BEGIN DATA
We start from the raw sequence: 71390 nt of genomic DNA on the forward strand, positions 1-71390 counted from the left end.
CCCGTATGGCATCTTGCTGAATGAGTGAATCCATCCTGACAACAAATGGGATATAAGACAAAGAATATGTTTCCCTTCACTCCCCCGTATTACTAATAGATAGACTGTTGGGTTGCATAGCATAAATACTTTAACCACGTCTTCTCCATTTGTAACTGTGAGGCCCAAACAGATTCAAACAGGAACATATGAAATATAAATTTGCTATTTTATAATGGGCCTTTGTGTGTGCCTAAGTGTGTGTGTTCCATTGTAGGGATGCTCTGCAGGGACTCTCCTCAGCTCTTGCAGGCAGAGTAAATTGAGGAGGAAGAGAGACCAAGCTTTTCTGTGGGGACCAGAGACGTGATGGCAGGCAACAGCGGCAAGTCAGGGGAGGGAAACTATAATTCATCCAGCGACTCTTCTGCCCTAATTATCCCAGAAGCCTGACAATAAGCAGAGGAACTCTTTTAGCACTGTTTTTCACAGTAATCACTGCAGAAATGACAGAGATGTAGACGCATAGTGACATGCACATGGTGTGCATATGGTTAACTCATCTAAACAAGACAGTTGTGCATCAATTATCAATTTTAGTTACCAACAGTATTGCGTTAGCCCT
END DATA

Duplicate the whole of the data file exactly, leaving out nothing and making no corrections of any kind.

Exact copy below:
We start from the raw sequence: 71390 nt of genomic DNA on the forward strand, positions 1-71390 counted from the left end.
CCCGTATGGCATCTTGCTGAATGAGTGAATCCATCCTGACAACAAATGGGATATAAGACAAAGAATATGTTTCCCTTCACTCCCCCGTATTACTAATAGATAGACTGTTGGGTTGCATAGCATAAATACTTTAACCACGTCTTCTCCATTTGTAACTGTGAGGCCCAAACAGATTCAAACAGGAACATATGAAATATAAATTTGCTATTTTATAATGGGCCTTTGTGTGTGCCTAAGTGTGTGTGTTCCATTGTAGGGATGCTCTGCAGGGACTCTCCTCAGCTCTTGCAGGCAGAGTAAATTGAGGAGGAAGAGAGACCAAGCTTTTCTGTGGGGACCAGAGACGTGATGGCAGGCAACAGCGGCAAGTCAGGGGAGGGAAACTATAATTCATCCAGCGACTCTTCTGCCCTAATTATCCCAGAAGCCTGACAATAAGCAGAGGAACTCTTTTAGCACTGTTTTTCACAGTAATCACTGCAGAAATGACAGAGATGTAGACGCATAGTGACATGCACATGGTGTGCATATGGTTAACTCATCTAAACAAGACAGTTGTGCATCAATTATCAATTTTAGTTACCAACAGTATTGCGTTAGCCCT